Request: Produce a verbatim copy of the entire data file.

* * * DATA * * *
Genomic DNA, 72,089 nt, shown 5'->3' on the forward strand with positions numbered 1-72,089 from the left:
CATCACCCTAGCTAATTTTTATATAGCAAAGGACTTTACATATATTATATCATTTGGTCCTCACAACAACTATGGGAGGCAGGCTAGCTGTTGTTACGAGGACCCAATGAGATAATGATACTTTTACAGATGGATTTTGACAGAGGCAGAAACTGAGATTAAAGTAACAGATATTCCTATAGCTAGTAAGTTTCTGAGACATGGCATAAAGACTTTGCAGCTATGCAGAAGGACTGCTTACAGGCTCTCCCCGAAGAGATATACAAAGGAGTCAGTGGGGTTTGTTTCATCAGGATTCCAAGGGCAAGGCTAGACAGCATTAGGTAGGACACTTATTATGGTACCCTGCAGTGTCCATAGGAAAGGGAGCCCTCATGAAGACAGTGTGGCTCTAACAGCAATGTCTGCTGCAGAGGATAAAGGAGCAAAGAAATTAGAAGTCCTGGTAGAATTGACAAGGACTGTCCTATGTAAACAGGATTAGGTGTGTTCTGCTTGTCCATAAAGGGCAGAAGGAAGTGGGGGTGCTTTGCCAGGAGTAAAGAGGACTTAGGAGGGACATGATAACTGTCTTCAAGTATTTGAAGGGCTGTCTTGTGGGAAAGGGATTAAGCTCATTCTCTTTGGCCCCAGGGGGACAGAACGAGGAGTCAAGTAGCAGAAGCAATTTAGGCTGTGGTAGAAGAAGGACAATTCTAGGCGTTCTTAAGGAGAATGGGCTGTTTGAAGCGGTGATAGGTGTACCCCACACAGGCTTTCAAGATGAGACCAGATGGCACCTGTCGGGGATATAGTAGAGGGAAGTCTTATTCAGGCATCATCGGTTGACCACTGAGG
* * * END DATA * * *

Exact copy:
Genomic DNA, 72,089 nt, shown 5'->3' on the forward strand with positions numbered 1-72,089 from the left:
CATCACCCTAGCTAATTTTTATATAGCAAAGGACTTTACATATATTATATCATTTGGTCCTCACAACAACTATGGGAGGCAGGCTAGCTGTTGTTACGAGGACCCAATGAGATAATGATACTTTTACAGATGGATTTTGACAGAGGCAGAAACTGAGATTAAAGTAACAGATATTCCTATAGCTAGTAAGTTTCTGAGACATGGCATAAAGACTTTGCAGCTATGCAGAAGGACTGCTTACAGGCTCTCCCCGAAGAGATATACAAAGGAGTCAGTGGGGTTTGTTTCATCAGGATTCCAAGGGCAAGGCTAGACAGCATTAGGTAGGACACTTATTATGGTACCCTGCAGTGTCCATAGGAAAGGGAGCCCTCATGAAGACAGTGTGGCTCTAACAGCAATGTCTGCTGCAGAGGATAAAGGAGCAAAGAAATTAGAAGTCCTGGTAGAATTGACAAGGACTGTCCTATGTAAACAGGATTAGGTGTGTTCTGCTTGTCCATAAAGGGCAGAAGGAAGTGGGGGTGCTTTGCCAGGAGTAAAGAGGACTTAGGAGGGACATGATAACTGTCTTCAAGTATTTGAAGGGCTGTCTTGTGGGAAAGGGATTAAGCTCATTCTCTTTGGCCCCAGGGGGACAGAACGAGGAGTCAAGTAGCAGAAGCAATTTAGGCTGTGGTAGAAGAAGGACAATTCTAGGCGTTCTTAAGGAGAATGGGCTGTTTGAAGCGGTGATAGGTGTACCCCACACAGGCTTTCAAGATGAGACCAGATGGCACCTGTCGGGGATATAGTAGAGGGAAGTCTTATTCAGGCATCATCGGTTGACCACTGAGG